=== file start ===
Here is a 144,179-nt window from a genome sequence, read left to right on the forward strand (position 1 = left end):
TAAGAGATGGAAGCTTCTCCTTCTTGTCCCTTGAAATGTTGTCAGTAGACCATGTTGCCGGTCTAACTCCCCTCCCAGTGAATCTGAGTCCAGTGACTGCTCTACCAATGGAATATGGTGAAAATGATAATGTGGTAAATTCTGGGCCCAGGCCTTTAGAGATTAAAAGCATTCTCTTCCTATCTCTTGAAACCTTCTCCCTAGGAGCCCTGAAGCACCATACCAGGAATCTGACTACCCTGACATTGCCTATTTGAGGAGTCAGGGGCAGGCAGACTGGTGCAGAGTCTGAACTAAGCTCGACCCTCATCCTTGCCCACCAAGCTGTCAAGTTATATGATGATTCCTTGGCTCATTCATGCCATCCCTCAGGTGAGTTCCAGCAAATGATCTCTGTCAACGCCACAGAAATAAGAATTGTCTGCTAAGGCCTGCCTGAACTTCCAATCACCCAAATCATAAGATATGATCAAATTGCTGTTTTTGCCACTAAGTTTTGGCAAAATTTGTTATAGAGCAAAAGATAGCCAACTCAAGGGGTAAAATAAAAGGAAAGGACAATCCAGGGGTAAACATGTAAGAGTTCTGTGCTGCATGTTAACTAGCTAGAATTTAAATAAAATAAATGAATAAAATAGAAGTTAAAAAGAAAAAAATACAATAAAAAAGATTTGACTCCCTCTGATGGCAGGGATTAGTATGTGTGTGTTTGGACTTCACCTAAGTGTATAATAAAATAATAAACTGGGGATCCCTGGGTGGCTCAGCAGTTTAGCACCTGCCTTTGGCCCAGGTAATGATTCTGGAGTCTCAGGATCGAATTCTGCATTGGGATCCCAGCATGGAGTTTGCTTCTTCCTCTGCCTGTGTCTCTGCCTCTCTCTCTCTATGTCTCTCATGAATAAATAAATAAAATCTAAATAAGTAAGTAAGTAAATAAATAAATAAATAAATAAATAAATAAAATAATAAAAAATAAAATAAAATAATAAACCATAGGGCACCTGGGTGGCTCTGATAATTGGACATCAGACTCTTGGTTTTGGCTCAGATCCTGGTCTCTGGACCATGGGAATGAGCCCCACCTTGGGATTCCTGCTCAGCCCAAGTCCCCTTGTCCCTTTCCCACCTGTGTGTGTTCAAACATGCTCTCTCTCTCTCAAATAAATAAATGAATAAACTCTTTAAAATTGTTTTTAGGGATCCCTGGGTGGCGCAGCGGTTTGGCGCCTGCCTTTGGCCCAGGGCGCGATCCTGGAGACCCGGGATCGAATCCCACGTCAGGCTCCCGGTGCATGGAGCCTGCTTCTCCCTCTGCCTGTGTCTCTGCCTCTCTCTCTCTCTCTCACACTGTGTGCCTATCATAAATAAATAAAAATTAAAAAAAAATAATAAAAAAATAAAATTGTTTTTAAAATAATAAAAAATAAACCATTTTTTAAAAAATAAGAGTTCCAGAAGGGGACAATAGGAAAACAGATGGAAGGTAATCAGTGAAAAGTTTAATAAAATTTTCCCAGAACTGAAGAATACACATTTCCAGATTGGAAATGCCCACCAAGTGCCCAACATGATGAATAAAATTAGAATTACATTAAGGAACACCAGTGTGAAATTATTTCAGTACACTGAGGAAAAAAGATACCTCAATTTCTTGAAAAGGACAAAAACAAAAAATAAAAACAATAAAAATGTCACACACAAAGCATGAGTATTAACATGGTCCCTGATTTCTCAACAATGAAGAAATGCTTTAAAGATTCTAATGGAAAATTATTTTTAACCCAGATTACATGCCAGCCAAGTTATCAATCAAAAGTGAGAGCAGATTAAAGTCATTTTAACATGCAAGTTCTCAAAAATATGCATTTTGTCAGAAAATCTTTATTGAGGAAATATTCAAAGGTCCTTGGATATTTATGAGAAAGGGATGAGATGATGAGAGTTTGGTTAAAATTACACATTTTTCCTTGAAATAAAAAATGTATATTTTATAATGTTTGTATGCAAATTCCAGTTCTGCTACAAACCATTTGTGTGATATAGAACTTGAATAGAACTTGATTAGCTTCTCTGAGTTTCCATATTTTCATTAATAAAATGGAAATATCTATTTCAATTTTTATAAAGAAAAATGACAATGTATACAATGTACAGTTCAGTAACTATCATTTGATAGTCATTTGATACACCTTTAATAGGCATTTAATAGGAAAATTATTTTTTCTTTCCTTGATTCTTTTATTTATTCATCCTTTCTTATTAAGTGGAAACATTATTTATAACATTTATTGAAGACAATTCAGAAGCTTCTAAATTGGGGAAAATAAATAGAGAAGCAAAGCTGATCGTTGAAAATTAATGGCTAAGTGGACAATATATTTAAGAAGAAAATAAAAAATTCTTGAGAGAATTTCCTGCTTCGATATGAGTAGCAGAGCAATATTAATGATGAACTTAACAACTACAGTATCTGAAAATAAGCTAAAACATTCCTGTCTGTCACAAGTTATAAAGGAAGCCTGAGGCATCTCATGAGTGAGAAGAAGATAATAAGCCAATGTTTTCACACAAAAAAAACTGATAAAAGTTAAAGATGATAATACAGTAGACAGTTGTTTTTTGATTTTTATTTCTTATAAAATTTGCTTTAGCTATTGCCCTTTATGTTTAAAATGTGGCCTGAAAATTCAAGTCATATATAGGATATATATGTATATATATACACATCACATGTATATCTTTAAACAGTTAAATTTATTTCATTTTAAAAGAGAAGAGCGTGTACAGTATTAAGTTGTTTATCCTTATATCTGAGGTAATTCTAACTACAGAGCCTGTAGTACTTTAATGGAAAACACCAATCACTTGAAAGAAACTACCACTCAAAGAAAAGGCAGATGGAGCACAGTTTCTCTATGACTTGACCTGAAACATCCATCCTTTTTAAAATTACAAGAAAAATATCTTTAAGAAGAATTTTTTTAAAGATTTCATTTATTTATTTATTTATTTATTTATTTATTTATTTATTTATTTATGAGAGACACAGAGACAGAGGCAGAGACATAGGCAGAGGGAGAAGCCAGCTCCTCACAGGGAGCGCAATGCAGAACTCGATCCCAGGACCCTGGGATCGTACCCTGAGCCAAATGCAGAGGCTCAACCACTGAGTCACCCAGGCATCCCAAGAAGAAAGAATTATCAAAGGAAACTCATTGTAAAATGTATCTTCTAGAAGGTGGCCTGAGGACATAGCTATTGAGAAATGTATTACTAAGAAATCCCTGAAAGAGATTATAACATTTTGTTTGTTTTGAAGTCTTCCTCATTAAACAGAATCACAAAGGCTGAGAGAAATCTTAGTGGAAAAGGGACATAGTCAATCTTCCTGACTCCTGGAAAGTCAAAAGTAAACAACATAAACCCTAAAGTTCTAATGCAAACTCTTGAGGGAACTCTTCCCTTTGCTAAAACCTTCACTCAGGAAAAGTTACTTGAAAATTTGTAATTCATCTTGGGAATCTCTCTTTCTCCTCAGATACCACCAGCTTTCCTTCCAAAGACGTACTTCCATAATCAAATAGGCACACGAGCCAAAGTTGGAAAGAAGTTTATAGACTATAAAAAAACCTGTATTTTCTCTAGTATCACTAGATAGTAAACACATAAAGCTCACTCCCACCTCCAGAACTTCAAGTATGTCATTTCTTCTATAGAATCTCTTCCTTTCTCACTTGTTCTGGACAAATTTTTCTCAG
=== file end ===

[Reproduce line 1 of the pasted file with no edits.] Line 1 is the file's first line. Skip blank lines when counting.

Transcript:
Here is a 144,179-nt window from a genome sequence, read left to right on the forward strand (position 1 = left end):